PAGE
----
The newly-formed Keystone Party registered with Elections Manitoba On June 28. This granted the party the ability to endorse candidates on a ballot in the next Manitoba provincial election.
Although the Keystone party is in its infancy, core ideals have already been developed that shape its identity.
According to the party’s “statement of principles,” the maintaining of Canadians’ rights and freedoms, preserving a capitalist system that promotes free trade and private business and the limitation of governmental powers with an emphasis on empowering local municipalities are distinct qualities of the party’s identity.
Keystone party leader Kevin Friesen believes that through this model his government may help address Manitobans’ most pressing issues. Roads, infrastructure, healthcare, education and reconciliation are on the top of his list.
According to Friesen, the issues the party aims to address are “hot topics” concerning Manitobans.
“We didn’t form just to get one thing done now. This is a long-term project, we hope that this is a viable option for a long, long, time.”
Friesen also said that his party can help students. He believes that students today are in a tough position and deserve programs that will set them up for long term success.
He said the recession that the province is entering will be “very, very difficult” for students.
“It’s going to be very hard to get their feet under them.”
One priority for Friesen is establishing programs to help students gain that footing,
“A lot of you are going to be entrepreneurs and you’re going to want to build businesses, you’re going to do those things and it’s going to be very challenging. I think we all have to work together to get things rolling in a very different direction than they are right now.”
Another topic that has quickly become an embodiment of the party is its position on measures to prevent the spread of COVID-19. On July 15, Friesen expressed his disapproval of these measures while speaking at the party’s public launch at Vimy Ridge Memorial Park.
With a hard stance against COVID-19 measures, traditionally right-wing views and a colour scheme that contains mostly purple, similarities can be spotted between the Keystone party and the People’s Party of Canada.
Even so, Friesen says that there is no affiliation between the two parties. He says that the purple found within his party’s logo is the result of a lack of options available due to colours being chosen by other parties, and that the difference between the two parties is much more than meets the eye. Friesen points to his party’s “bottom up” approach, with less power cen- tralized in leadership as the main difference between the two.
Friesen said that he does not believe the two parties will ever have an affiliation.
However, he does recognize that many have labeled the party as right-wing. Although this may be the popular opinion, Friesen does not agree. He says that the Keystone party holds many left-wing ideas, and claims that when compared to the other political parties in Manitoba, it sits relatively in the centre of the political spectrum.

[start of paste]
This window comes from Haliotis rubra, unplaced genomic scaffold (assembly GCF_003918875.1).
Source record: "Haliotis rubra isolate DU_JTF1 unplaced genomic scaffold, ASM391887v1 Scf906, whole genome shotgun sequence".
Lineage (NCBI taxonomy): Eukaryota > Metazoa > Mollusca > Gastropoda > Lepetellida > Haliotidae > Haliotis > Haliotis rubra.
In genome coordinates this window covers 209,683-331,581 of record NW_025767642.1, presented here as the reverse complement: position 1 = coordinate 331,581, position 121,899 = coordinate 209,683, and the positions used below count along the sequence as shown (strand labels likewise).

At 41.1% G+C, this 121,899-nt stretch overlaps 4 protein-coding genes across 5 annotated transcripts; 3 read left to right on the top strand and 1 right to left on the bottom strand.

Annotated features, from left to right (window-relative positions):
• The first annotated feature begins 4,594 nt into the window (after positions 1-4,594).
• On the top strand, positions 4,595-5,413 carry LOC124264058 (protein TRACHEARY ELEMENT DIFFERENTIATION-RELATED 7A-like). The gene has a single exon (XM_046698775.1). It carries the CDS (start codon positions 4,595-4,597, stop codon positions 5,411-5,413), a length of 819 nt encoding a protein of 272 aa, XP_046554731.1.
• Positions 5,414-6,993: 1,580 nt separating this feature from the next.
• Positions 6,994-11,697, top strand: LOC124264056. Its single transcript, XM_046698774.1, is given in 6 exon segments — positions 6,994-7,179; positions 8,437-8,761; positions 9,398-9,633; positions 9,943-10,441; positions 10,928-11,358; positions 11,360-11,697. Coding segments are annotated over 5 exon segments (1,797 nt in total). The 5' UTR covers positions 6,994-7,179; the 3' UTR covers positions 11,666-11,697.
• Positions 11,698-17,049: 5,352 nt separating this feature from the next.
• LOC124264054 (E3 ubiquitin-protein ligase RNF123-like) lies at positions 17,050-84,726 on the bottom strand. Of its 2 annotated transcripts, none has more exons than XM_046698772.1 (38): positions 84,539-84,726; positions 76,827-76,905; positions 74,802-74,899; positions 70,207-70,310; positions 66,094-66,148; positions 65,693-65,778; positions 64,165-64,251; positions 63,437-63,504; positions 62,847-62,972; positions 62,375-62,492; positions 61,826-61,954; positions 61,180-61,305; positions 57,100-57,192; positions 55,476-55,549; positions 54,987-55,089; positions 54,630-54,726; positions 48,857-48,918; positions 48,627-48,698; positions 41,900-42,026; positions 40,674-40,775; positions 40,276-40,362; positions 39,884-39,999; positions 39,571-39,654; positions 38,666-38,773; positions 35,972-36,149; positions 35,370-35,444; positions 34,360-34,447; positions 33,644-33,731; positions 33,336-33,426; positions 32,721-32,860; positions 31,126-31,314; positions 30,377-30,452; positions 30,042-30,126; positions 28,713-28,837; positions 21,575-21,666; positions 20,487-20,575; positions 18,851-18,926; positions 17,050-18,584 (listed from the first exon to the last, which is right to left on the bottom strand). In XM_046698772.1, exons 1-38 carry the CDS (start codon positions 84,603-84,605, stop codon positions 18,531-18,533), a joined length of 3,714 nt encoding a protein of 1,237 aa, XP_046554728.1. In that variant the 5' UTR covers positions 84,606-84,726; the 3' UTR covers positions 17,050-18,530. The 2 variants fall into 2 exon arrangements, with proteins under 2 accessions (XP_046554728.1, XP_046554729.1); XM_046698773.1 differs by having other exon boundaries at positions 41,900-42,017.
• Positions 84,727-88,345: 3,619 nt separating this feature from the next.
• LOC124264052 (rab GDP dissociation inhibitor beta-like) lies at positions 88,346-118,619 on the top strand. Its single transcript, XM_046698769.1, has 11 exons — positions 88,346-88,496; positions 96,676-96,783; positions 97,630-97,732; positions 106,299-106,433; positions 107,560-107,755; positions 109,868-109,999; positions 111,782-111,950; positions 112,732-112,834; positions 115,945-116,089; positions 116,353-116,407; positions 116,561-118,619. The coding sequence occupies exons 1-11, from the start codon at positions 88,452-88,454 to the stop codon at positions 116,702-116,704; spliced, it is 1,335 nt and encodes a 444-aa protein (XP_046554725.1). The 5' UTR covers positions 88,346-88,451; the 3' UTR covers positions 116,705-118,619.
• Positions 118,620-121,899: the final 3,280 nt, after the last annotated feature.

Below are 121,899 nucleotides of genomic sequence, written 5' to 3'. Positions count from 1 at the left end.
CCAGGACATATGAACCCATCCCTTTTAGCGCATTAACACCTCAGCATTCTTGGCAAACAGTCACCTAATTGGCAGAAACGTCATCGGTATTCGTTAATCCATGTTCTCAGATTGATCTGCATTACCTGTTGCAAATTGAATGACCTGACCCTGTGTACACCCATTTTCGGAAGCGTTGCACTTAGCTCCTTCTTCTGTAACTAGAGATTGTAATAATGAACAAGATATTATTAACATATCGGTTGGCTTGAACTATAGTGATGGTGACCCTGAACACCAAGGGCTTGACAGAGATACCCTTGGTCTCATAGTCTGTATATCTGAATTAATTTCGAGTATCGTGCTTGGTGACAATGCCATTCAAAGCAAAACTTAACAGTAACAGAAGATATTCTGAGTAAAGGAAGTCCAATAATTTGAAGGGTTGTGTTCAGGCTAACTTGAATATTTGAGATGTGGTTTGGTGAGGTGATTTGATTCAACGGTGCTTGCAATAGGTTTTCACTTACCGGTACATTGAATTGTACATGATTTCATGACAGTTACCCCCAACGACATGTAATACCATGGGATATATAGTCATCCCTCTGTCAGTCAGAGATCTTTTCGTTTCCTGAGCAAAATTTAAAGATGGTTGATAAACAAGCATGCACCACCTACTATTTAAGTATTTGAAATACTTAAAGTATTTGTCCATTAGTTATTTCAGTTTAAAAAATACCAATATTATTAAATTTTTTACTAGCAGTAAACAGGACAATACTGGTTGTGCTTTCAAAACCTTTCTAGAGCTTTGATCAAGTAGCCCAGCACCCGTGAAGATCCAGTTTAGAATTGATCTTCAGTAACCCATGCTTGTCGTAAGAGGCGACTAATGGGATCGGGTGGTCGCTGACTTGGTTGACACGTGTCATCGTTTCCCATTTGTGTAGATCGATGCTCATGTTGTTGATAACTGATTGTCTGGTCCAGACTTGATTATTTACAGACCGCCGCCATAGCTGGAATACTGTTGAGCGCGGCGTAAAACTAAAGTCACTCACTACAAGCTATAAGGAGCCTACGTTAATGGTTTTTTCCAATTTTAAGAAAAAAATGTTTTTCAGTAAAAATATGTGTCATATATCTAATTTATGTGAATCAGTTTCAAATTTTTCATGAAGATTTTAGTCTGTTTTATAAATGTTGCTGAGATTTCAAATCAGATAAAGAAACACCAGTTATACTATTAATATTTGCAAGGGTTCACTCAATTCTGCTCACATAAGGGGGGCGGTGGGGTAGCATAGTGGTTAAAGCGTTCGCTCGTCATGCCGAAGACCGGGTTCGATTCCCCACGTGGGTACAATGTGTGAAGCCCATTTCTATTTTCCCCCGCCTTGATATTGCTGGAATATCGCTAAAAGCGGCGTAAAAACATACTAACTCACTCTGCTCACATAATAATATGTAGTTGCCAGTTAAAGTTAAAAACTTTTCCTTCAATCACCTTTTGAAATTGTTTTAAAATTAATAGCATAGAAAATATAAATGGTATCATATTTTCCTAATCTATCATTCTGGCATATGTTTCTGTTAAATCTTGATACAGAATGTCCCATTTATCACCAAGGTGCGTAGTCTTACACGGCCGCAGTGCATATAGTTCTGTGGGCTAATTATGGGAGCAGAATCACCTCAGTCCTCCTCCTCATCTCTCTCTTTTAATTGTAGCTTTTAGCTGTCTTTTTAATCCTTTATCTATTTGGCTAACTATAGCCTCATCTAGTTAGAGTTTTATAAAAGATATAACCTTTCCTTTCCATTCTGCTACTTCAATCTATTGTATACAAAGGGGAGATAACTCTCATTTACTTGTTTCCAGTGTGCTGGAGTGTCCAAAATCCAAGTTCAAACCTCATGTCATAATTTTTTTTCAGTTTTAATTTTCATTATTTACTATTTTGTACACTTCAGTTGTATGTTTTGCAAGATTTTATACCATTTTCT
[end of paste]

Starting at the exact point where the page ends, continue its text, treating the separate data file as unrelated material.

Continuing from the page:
“I honestly think that we are a centre party, and that politics have moved so far left that we look right,” Friesen said.
“We would definitely have a right leaning when it comes to things like fiscal responsibility and getting our province out of the hole that we’ve dug, so people would put us on the right as far as that is concerned. They would definitely put us on the right when it came to things like making the government smaller and less government involvement in peoples’ lives.”
“The two parties that are the majority of seats right now, they are so far left right now that we would definitely be right of them, but I would still say that we have a centre thinking.”
Professor Allen Mills does not agree with Friesen’s assessment.
The former chair of the University of Winnipeg political science depart- ment says that the NDP remains on the middle to left-wing of the political spectrum, while the Progressive Conservatives continue to occupy the centre-right.
Mills believes that the Keystone party may be in for a tough time while attempting to garner long term support.
He said that holding opposing views toward COVID-19 measures may not be enough to sway centre-right voters from a Progressive Conservative party
Regarding healthcare, Mills said he doesn’t see current Tory voters departing the party.
“I’m not sure that it has any great consequence for the provincial Conservative party,” he said.
“I think that they’re nimble enough to head off any sort of concern that people have around the mandates, because I think that’s the issue that’s driven this particular development.”
Mills speculates that the Keystone party might find support in towns where there was a concentrated resistance to COVID-19 public measures in southern Manitoba. Even so, he still does not think that it will affect support for the Progressive Conservatives in that area, or give the Keystone party long term momentum there.
“This kind of concern may well resonate in those southern Manitoba constituencies where there was assorted resistance […] in places like Winkler, and Morden, Steinbach,
“I don’t see that the provincial Conservatives can’t head that off by adjusting to their concerns.”